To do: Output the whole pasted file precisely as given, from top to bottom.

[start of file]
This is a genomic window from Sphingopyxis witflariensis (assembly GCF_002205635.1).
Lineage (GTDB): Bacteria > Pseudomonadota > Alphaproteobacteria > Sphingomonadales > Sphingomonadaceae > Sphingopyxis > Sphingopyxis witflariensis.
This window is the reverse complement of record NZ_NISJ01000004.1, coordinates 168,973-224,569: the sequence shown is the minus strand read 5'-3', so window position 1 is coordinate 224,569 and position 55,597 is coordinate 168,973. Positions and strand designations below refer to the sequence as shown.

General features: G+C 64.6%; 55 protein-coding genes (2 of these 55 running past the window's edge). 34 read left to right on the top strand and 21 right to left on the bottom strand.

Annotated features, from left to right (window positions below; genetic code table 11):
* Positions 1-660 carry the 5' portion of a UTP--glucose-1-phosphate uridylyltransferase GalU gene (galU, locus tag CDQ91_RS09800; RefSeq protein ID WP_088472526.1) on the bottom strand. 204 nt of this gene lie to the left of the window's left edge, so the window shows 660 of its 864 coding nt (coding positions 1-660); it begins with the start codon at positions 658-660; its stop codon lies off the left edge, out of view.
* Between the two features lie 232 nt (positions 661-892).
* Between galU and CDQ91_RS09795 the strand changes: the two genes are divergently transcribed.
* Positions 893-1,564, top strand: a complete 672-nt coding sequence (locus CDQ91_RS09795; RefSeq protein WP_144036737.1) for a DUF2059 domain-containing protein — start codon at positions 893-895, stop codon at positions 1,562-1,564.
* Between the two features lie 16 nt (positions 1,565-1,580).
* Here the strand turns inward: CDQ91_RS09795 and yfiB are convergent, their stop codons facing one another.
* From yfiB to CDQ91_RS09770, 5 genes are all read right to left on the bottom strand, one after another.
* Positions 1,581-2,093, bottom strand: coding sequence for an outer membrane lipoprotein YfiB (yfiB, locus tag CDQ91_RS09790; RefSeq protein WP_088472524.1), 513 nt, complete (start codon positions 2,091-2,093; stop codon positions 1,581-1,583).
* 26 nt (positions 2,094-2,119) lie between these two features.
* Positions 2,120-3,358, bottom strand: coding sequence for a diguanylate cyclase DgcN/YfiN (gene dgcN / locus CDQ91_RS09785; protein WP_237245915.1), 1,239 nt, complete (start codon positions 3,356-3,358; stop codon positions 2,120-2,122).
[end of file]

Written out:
This is a genomic window from Sphingopyxis witflariensis (assembly GCF_002205635.1).
Lineage (GTDB): Bacteria > Pseudomonadota > Alphaproteobacteria > Sphingomonadales > Sphingomonadaceae > Sphingopyxis > Sphingopyxis witflariensis.
This window is the reverse complement of record NZ_NISJ01000004.1, coordinates 168,973-224,569: the sequence shown is the minus strand read 5'-3', so window position 1 is coordinate 224,569 and position 55,597 is coordinate 168,973. Positions and strand designations below refer to the sequence as shown.

General features: G+C 64.6%; 55 protein-coding genes (2 of these 55 running past the window's edge). 34 read left to right on the top strand and 21 right to left on the bottom strand.

Annotated features, from left to right (window positions below; genetic code table 11):
* Positions 1-660 carry the 5' portion of a UTP--glucose-1-phosphate uridylyltransferase GalU gene (galU, locus tag CDQ91_RS09800; RefSeq protein ID WP_088472526.1) on the bottom strand. 204 nt of this gene lie to the left of the window's left edge, so the window shows 660 of its 864 coding nt (coding positions 1-660); it begins with the start codon at positions 658-660; its stop codon lies off the left edge, out of view.
* Between the two features lie 232 nt (positions 661-892).
* Between galU and CDQ91_RS09795 the strand changes: the two genes are divergently transcribed.
* Positions 893-1,564, top strand: a complete 672-nt coding sequence (locus CDQ91_RS09795; RefSeq protein WP_144036737.1) for a DUF2059 domain-containing protein — start codon at positions 893-895, stop codon at positions 1,562-1,564.
* Between the two features lie 16 nt (positions 1,565-1,580).
* Here the strand turns inward: CDQ91_RS09795 and yfiB are convergent, their stop codons facing one another.
* From yfiB to CDQ91_RS09770, 5 genes are all read right to left on the bottom strand, one after another.
* Positions 1,581-2,093, bottom strand: coding sequence for an outer membrane lipoprotein YfiB (yfiB, locus tag CDQ91_RS09790; RefSeq protein WP_088472524.1), 513 nt, complete (start codon positions 2,091-2,093; stop codon positions 1,581-1,583).
* 26 nt (positions 2,094-2,119) lie between these two features.
* Positions 2,120-3,358, bottom strand: coding sequence for a diguanylate cyclase DgcN/YfiN (gene dgcN / locus CDQ91_RS09785; protein WP_237245915.1), 1,239 nt, complete (start codon positions 3,356-3,358; stop codon positions 2,120-2,122).